The launch date for Microsoft CRM 3.0 has shifted again, and the application is now set to launch in December instead of early next year as was previously planned.
Version 3.0 was originally scheduled to be released to manufacturing in March 2006, but was then pulled back so it would be generally available in January 2006. Now the release is slated for general availability in early December, although that only applies to the English version. Foreign language versions will follow.
The earlier release date is a result of a combination of conservative guidance and Microsoft being ahead of its testing milestones. Several hundred partners have been testing the code and providing feedback since September, and there are also several early-adopter customers.
Although the CRM product is gaining traction, with 5,500 customers, 150,000 users, and 3,000 partners, Microsoft failed to make the impact it expected when it launched into the area in January 2003. The decision to skip version 2, initially set for release in April or May 2005, and move straight to version 3 was indicative of the difficulties the company has had breaking into the sector.
Version 3.0 will bring improved Outlook integration, and marketing resource and campaign management functionality. It will also be covered by Service Provider Licensing Agreements, which will allow for subscription-based pricing and facilitate the hosted deployment model. This aspect has gained more significance in the light of the Microsoft Live announcements, which represent Microsoft’s first direct step into the software-as-a-service domain. The first wave of Live services will be desktop applications and will not include CRM, but over time Bill Gates said that virtually all its software would be available either on a server or as a servicem, and the company has briefed its partners about a hosted CRM service.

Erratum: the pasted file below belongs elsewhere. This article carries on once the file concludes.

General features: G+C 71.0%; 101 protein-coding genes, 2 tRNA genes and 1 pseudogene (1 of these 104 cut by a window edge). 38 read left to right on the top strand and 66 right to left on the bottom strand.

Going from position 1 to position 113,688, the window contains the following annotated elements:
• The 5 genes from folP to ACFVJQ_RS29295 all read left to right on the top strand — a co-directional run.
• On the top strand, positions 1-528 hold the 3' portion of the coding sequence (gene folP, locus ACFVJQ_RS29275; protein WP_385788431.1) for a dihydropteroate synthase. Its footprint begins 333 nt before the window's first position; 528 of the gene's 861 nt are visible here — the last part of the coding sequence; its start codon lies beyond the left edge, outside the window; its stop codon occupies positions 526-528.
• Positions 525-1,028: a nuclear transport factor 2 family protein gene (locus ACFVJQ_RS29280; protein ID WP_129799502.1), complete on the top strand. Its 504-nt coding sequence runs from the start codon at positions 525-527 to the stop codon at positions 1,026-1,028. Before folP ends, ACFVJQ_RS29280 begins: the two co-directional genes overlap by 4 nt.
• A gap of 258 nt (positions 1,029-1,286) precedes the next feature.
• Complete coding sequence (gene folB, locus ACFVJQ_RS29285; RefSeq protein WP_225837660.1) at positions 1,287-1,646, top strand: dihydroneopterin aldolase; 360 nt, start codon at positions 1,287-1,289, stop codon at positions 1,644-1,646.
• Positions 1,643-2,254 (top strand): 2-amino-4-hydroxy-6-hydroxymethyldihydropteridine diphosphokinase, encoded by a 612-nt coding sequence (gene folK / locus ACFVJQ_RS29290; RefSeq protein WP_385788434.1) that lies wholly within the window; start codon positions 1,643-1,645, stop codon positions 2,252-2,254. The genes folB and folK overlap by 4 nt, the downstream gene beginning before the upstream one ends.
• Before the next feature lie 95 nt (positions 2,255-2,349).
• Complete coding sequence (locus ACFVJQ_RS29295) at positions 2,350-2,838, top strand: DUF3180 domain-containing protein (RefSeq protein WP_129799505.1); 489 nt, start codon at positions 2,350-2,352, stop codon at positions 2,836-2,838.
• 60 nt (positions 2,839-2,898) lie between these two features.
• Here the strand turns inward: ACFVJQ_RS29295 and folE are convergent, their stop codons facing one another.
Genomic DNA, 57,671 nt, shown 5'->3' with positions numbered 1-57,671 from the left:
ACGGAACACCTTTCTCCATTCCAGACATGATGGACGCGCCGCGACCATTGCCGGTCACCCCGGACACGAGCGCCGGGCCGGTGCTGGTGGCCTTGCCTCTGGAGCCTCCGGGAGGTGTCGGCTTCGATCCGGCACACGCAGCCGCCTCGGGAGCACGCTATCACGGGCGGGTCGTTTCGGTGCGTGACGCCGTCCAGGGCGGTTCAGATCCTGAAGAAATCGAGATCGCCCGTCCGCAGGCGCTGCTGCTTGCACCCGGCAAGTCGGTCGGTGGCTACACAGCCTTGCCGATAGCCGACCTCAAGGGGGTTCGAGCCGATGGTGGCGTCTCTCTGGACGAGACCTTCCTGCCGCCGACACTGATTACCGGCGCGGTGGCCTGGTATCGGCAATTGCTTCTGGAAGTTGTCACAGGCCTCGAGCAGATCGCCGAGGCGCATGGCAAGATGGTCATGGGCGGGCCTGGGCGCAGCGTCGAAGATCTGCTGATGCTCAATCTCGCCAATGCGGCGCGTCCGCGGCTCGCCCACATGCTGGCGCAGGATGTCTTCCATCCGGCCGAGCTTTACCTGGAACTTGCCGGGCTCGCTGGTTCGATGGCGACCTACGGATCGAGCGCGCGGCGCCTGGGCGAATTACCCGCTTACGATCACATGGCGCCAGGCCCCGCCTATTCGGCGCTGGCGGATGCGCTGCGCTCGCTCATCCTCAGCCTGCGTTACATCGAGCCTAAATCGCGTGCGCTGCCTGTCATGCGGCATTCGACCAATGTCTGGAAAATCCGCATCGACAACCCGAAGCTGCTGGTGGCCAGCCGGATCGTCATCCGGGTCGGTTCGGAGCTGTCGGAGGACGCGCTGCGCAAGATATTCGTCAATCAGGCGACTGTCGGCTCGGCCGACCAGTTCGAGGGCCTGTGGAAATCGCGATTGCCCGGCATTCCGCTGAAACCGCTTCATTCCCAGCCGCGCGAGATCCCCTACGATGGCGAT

Version 3.0 is .NET-based and web service-enabled, which will facilitate its deployment as a service over the internet. It also has a single-tenant architecture, which means only one customer can be hosted per instance, as opposed to the multi customer-capable multi-tenant architecture used by hosted CRM providers Salesforce.com and RightNow Technologies. This will have an effect on how the Microsoft product is provided as a hosted service. Microsoft will follow something similar to the hybrid model employed by Siebel Systems, which runs hosted alongside the traditional on-premise licensed model, with the ability to migrate between the two.